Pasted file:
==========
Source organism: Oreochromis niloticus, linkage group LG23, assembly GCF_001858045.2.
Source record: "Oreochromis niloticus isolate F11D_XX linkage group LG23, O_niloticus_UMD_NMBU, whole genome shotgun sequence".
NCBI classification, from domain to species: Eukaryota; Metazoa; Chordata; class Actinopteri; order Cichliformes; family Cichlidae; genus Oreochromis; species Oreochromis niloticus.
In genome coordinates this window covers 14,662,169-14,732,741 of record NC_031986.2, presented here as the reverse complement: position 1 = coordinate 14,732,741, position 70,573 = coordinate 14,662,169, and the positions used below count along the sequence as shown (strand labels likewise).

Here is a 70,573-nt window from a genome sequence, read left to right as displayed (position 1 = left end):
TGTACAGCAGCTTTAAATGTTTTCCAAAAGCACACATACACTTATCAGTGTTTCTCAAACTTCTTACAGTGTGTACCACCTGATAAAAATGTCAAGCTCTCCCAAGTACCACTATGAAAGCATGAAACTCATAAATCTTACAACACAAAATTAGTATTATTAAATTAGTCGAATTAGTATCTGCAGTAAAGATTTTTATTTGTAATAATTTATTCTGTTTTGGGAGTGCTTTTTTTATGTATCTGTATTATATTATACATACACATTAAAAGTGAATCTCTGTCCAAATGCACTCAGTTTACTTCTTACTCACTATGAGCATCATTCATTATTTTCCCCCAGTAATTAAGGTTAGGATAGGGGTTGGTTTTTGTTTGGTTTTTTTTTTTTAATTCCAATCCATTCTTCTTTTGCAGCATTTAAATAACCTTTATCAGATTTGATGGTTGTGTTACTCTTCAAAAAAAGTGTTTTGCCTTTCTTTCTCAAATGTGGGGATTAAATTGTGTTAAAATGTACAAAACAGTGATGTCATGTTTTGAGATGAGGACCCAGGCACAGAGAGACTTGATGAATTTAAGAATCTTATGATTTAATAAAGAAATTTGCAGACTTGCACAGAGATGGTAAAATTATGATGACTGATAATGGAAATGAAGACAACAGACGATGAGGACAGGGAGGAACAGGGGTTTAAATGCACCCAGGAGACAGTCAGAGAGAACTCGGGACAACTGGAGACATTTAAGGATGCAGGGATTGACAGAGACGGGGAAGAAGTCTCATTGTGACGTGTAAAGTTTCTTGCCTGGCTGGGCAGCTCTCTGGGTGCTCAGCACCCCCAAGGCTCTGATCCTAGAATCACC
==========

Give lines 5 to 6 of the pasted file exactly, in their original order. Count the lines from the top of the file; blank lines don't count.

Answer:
Here is a 70,573-nt window from a genome sequence, read left to right as displayed (position 1 = left end):
TGTACAGCAGCTTTAAATGTTTTCCAAAAGCACACATACACTTATCAGTGTTTCTCAAACTTCTTACAGTGTGTACCACCTGATAAAAATGTCAAGCTCTCCCAAGTACCACTATGAAAGCATGAAACTCATAAATCTTACAACACAAAATTAGTATTATTAAATTAGTCGAATTAGTATCTGCAGTAAAGATTTTTATTTGTAATAATTTATTCTGTTTTGGGAGTGCTTTTTTTATGTATCTGTATTATATTATACATACACATTAAAAGTGAATCTCTGTCCAAATGCACTCAGTTTACTTCTTACTCACTATGAGCATCATTCATTATTTTCCCCCAGTAATTAAGGTTAGGATAGGGGTTGGTTTTTGTTTGGTTTTTTTTTTTTAATTCCAATCCATTCTTCTTTTGCAGCATTTAAATAACCTTTATCAGATTTGATGGTTGTGTTACTCTTCAAAAAAAGTGTTTTGCCTTTCTTTCTCAAATGTGGGGATTAAATTGTGTTAAAATGTACAAAACAGTGATGTCATGTTTTGAGATGAGGACCCAGGCACAGAGAGACTTGATGAATTTAAGAATCTTATGATTTAATAAAGAAATTTGCAGACTTGCACAGAGATGGTAAAATTATGATGACTGATAATGGAAATGAAGACAACAGACGATGAGGACAGGGAGGAACAGGGGTTTAAATGCACCCAGGAGACAGTCAGAGAGAACTCGGGACAACTGGAGACATTTAAGGATGCAGGGATTGACAGAGACGGGGAAGAAGTCTCATTGTGACGTGTAAAGTTTCTTGCCTGGCTGGGCAGCTCTCTGGGTGCTCAGCACCCCCAAGGCTCTGATCCTAGAATCACC